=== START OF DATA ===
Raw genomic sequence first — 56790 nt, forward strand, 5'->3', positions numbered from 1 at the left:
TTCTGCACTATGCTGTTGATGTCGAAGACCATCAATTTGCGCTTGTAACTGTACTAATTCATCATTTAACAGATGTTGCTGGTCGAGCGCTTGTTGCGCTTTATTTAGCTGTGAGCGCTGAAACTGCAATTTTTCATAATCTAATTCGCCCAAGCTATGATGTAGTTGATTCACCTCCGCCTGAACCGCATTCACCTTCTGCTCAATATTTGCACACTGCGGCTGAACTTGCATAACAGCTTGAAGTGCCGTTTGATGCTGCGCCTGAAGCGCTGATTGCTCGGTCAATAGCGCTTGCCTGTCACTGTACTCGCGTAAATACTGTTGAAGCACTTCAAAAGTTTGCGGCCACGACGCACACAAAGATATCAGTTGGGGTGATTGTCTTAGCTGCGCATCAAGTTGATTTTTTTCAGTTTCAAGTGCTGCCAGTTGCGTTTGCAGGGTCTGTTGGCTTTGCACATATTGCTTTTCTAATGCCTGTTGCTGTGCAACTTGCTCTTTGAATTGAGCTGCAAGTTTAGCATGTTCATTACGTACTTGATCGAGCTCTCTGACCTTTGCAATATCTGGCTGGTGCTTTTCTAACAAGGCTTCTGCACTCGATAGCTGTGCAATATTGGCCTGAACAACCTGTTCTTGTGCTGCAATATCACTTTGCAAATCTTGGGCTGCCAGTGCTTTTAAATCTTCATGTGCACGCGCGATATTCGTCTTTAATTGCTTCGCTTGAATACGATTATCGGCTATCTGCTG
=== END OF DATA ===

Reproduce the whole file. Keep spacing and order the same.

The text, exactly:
Raw genomic sequence first — 56790 nt, forward strand, 5'->3', positions numbered from 1 at the left:
TTCTGCACTATGCTGTTGATGTCGAAGACCATCAATTTGCGCTTGTAACTGTACTAATTCATCATTTAACAGATGTTGCTGGTCGAGCGCTTGTTGCGCTTTATTTAGCTGTGAGCGCTGAAACTGCAATTTTTCATAATCTAATTCGCCCAAGCTATGATGTAGTTGATTCACCTCCGCCTGAACCGCATTCACCTTCTGCTCAATATTTGCACACTGCGGCTGAACTTGCATAACAGCTTGAAGTGCCGTTTGATGCTGCGCCTGAAGCGCTGATTGCTCGGTCAATAGCGCTTGCCTGTCACTGTACTCGCGTAAATACTGTTGAAGCACTTCAAAAGTTTGCGGCCACGACGCACACAAAGATATCAGTTGGGGTGATTGTCTTAGCTGCGCATCAAGTTGATTTTTTTCAGTTTCAAGTGCTGCCAGTTGCGTTTGCAGGGTCTGTTGGCTTTGCACATATTGCTTTTCTAATGCCTGTTGCTGTGCAACTTGCTCTTTGAATTGAGCTGCAAGTTTAGCATGTTCATTACGTACTTGATCGAGCTCTCTGACCTTTGCAATATCTGGCTGGTGCTTTTCTAACAAGGCTTCTGCACTCGATAGCTGTGCAATATTGGCCTGAACAACCTGTTCTTGTGCTGCAATATCACTTTGCAAATCTTGGGCTGCCAGTGCTTTTAAATCTTCATGTGCACGCGCGATATTCGTCTTTAATTGCTTCGCTTGAATACGATTATCGGCTATCTGCTG